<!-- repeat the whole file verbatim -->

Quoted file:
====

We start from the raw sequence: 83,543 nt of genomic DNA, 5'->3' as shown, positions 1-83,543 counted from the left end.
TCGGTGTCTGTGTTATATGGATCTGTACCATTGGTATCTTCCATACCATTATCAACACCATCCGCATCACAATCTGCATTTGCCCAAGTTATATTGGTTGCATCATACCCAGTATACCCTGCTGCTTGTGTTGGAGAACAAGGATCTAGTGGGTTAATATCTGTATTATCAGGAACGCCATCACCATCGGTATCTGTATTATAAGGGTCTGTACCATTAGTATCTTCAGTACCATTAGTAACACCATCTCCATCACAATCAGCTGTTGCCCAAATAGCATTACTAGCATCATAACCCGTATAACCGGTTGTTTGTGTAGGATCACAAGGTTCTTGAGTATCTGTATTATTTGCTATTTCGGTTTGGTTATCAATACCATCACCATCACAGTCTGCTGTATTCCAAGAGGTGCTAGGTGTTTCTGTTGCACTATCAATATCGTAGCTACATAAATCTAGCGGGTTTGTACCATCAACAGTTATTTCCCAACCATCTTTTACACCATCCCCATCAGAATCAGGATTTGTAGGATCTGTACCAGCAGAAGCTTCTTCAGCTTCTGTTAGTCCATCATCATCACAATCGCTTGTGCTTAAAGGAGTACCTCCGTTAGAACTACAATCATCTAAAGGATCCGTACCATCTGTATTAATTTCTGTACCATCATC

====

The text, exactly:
We start from the raw sequence: 83,543 nt of genomic DNA, 5'->3' as shown, positions 1-83,543 counted from the left end.
TCGGTGTCTGTGTTATATGGATCTGTACCATTGGTATCTTCCATACCATTATCAACACCATCCGCATCACAATCTGCATTTGCCCAAGTTATATTGGTTGCATCATACCCAGTATACCCTGCTGCTTGTGTTGGAGAACAAGGATCTAGTGGGTTAATATCTGTATTATCAGGAACGCCATCACCATCGGTATCTGTATTATAAGGGTCTGTACCATTAGTATCTTCAGTACCATTAGTAACACCATCTCCATCACAATCAGCTGTTGCCCAAATAGCATTACTAGCATCATAACCCGTATAACCGGTTGTTTGTGTAGGATCACAAGGTTCTTGAGTATCTGTATTATTTGCTATTTCGGTTTGGTTATCAATACCATCACCATCACAGTCTGCTGTATTCCAAGAGGTGCTAGGTGTTTCTGTTGCACTATCAATATCGTAGCTACATAAATCTAGCGGGTTTGTACCATCAACAGTTATTTCCCAACCATCTTTTACACCATCCCCATCAGAATCAGGATTTGTAGGATCTGTACCAGCAGAAGCTTCTTCAGCTTCTGTTAGTCCATCATCATCACAATCGCTTGTGCTTAAAGGAGTACCTCCGTTAGAACTACAATCATCTAAAGGATCCGTACCATCTGTATTAATTTCTGTACCATCATC